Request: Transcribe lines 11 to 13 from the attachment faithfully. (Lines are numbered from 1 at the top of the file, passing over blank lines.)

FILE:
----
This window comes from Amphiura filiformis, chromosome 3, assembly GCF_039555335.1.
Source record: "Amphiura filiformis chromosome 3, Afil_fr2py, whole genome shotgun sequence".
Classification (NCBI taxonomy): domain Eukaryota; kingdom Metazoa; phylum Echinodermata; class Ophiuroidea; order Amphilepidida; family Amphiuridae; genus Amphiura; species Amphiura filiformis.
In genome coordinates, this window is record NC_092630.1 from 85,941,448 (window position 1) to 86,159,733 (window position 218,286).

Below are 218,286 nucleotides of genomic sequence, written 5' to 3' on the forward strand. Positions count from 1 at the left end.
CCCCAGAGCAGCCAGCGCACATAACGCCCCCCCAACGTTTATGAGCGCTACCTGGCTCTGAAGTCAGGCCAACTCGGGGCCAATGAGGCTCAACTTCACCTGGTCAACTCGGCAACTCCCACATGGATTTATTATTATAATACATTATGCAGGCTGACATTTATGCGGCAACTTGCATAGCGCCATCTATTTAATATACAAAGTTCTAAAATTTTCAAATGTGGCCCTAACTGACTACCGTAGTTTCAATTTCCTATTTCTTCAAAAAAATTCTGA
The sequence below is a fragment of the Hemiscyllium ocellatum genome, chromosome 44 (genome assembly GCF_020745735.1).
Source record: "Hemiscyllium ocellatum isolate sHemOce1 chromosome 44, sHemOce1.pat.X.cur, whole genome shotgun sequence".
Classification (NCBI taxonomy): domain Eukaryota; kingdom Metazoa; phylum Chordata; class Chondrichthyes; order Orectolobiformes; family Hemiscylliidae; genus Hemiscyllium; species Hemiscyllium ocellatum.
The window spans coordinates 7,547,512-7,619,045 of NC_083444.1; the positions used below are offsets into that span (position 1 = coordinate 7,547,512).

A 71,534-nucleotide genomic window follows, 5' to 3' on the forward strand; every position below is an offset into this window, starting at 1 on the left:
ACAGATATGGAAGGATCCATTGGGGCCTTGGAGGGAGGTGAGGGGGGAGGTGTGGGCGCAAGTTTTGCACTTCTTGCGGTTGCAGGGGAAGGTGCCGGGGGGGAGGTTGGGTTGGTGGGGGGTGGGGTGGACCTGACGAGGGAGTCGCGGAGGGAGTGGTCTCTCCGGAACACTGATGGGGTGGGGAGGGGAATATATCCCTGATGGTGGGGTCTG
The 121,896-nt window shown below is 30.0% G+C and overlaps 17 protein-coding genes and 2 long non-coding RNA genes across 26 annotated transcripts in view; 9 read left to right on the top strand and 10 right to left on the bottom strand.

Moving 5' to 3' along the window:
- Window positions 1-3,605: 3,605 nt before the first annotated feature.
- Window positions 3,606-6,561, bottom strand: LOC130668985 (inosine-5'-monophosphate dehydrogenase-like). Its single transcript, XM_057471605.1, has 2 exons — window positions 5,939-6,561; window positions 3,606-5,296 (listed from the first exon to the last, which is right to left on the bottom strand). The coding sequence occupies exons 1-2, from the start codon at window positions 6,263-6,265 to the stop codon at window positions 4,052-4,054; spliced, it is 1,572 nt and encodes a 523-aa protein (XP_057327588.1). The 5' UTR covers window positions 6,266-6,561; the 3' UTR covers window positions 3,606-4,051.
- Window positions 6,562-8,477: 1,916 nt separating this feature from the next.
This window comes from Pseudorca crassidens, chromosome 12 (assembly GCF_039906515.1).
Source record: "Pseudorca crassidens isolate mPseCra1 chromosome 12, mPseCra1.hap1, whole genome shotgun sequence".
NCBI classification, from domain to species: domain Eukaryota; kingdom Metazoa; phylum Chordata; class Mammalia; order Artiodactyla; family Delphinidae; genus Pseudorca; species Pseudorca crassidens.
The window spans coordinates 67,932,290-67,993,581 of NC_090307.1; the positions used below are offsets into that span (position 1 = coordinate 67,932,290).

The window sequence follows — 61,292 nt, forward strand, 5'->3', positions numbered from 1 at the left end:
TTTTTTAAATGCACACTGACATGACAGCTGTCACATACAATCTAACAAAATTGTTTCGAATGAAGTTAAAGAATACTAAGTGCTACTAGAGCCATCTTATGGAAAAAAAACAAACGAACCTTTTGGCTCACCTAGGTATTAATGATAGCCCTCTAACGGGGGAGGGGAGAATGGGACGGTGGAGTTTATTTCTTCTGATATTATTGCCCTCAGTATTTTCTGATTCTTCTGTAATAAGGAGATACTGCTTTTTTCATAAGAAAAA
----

A 71,534-nucleotide genomic window follows, 5' to 3' on the forward strand; every position below is an offset into this window, starting at 1 on the left:
ACAGATATGGAAGGATCCATTGGGGCCTTGGAGGGAGGTGAGGGGGGAGGTGTGGGCGCAAGTTTTGCACTTCTTGCGGTTGCAGGGGAAGGTGCCGGGGGGGAGGTTGGGTTGGTGGGGGGTGGGGTGGACCTGACGAGGGAGTCGCGGAGGGAGTGGTCTCTCCGGAACACTGATGGGGTGGGGAGGGGAATATATCCCTGATGGTGGGGTCTG
The 121,896-nt window shown below is 30.0% G+C and overlaps 17 protein-coding genes and 2 long non-coding RNA genes across 26 annotated transcripts in view; 9 read left to right on the top strand and 10 right to left on the bottom strand.